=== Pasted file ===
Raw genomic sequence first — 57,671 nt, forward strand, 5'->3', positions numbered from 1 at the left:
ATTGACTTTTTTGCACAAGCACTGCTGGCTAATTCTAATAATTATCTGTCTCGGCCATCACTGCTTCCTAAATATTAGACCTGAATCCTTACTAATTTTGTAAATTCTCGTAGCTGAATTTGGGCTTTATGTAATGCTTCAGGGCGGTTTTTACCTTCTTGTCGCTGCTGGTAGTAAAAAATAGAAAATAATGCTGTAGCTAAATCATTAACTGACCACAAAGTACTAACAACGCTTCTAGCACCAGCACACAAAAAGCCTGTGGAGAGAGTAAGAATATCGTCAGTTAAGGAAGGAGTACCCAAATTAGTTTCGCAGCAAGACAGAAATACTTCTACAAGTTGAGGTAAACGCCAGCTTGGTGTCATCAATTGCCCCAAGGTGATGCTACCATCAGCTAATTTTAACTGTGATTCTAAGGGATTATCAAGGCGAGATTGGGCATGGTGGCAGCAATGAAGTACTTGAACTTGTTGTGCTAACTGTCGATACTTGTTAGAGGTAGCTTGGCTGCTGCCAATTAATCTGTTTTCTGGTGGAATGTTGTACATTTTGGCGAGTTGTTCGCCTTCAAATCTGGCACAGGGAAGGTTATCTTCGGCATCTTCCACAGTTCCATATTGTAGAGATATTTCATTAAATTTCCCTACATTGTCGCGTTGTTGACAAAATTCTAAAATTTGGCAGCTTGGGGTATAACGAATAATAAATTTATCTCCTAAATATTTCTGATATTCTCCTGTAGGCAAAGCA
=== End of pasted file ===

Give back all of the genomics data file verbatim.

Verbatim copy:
Raw genomic sequence first — 57,671 nt, forward strand, 5'->3', positions numbered from 1 at the left:
ATTGACTTTTTTGCACAAGCACTGCTGGCTAATTCTAATAATTATCTGTCTCGGCCATCACTGCTTCCTAAATATTAGACCTGAATCCTTACTAATTTTGTAAATTCTCGTAGCTGAATTTGGGCTTTATGTAATGCTTCAGGGCGGTTTTTACCTTCTTGTCGCTGCTGGTAGTAAAAAATAGAAAATAATGCTGTAGCTAAATCATTAACTGACCACAAAGTACTAACAACGCTTCTAGCACCAGCACACAAAAAGCCTGTGGAGAGAGTAAGAATATCGTCAGTTAAGGAAGGAGTACCCAAATTAGTTTCGCAGCAAGACAGAAATACTTCTACAAGTTGAGGTAAACGCCAGCTTGGTGTCATCAATTGCCCCAAGGTGATGCTACCATCAGCTAATTTTAACTGTGATTCTAAGGGATTATCAAGGCGAGATTGGGCATGGTGGCAGCAATGAAGTACTTGAACTTGTTGTGCTAACTGTCGATACTTGTTAGAGGTAGCTTGGCTGCTGCCAATTAATCTGTTTTCTGGTGGAATGTTGTACATTTTGGCGAGTTGTTCGCCTTCAAATCTGGCACAGGGAAGGTTATCTTCGGCATCTTCCACAGTTCCATATTGTAGAGATATTTCATTAAATTTCCCTACATTGTCGCGTTGTTGACAAAATTCTAAAATTTGGCAGCTTGGGGTATAACGAATAATAAATTTATCTCCTAAATATTTCTGATATTCTCCTGTAGGCAAAGCA